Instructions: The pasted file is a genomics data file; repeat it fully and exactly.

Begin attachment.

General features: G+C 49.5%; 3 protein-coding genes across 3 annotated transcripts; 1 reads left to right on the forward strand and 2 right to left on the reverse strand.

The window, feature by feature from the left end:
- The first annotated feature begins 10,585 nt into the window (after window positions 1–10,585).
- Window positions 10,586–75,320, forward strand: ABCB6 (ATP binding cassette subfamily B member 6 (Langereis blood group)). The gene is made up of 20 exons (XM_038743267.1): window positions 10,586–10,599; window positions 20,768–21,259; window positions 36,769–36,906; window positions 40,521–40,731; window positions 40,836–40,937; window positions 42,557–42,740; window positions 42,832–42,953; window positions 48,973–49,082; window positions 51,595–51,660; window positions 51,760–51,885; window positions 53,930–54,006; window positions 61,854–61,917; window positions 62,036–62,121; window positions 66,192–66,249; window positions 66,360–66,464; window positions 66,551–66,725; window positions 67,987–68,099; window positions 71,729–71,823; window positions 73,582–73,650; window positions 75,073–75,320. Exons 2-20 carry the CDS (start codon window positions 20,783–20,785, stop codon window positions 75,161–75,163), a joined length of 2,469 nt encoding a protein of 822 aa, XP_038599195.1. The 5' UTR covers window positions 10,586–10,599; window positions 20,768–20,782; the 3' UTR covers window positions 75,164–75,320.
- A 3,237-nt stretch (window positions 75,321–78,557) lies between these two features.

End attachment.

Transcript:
General features: G+C 49.5%; 3 protein-coding genes across 3 annotated transcripts; 1 reads left to right on the forward strand and 2 right to left on the reverse strand.

The window, feature by feature from the left end:
- The first annotated feature begins 10,585 nt into the window (after window positions 1–10,585).
- Window positions 10,586–75,320, forward strand: ABCB6 (ATP binding cassette subfamily B member 6 (Langereis blood group)). The gene is made up of 20 exons (XM_038743267.1): window positions 10,586–10,599; window positions 20,768–21,259; window positions 36,769–36,906; window positions 40,521–40,731; window positions 40,836–40,937; window positions 42,557–42,740; window positions 42,832–42,953; window positions 48,973–49,082; window positions 51,595–51,660; window positions 51,760–51,885; window positions 53,930–54,006; window positions 61,854–61,917; window positions 62,036–62,121; window positions 66,192–66,249; window positions 66,360–66,464; window positions 66,551–66,725; window positions 67,987–68,099; window positions 71,729–71,823; window positions 73,582–73,650; window positions 75,073–75,320. Exons 2-20 carry the CDS (start codon window positions 20,783–20,785, stop codon window positions 75,161–75,163), a joined length of 2,469 nt encoding a protein of 822 aa, XP_038599195.1. The 5' UTR covers window positions 10,586–10,599; window positions 20,768–20,782; the 3' UTR covers window positions 75,164–75,320.
- A 3,237-nt stretch (window positions 75,321–78,557) lies between these two features.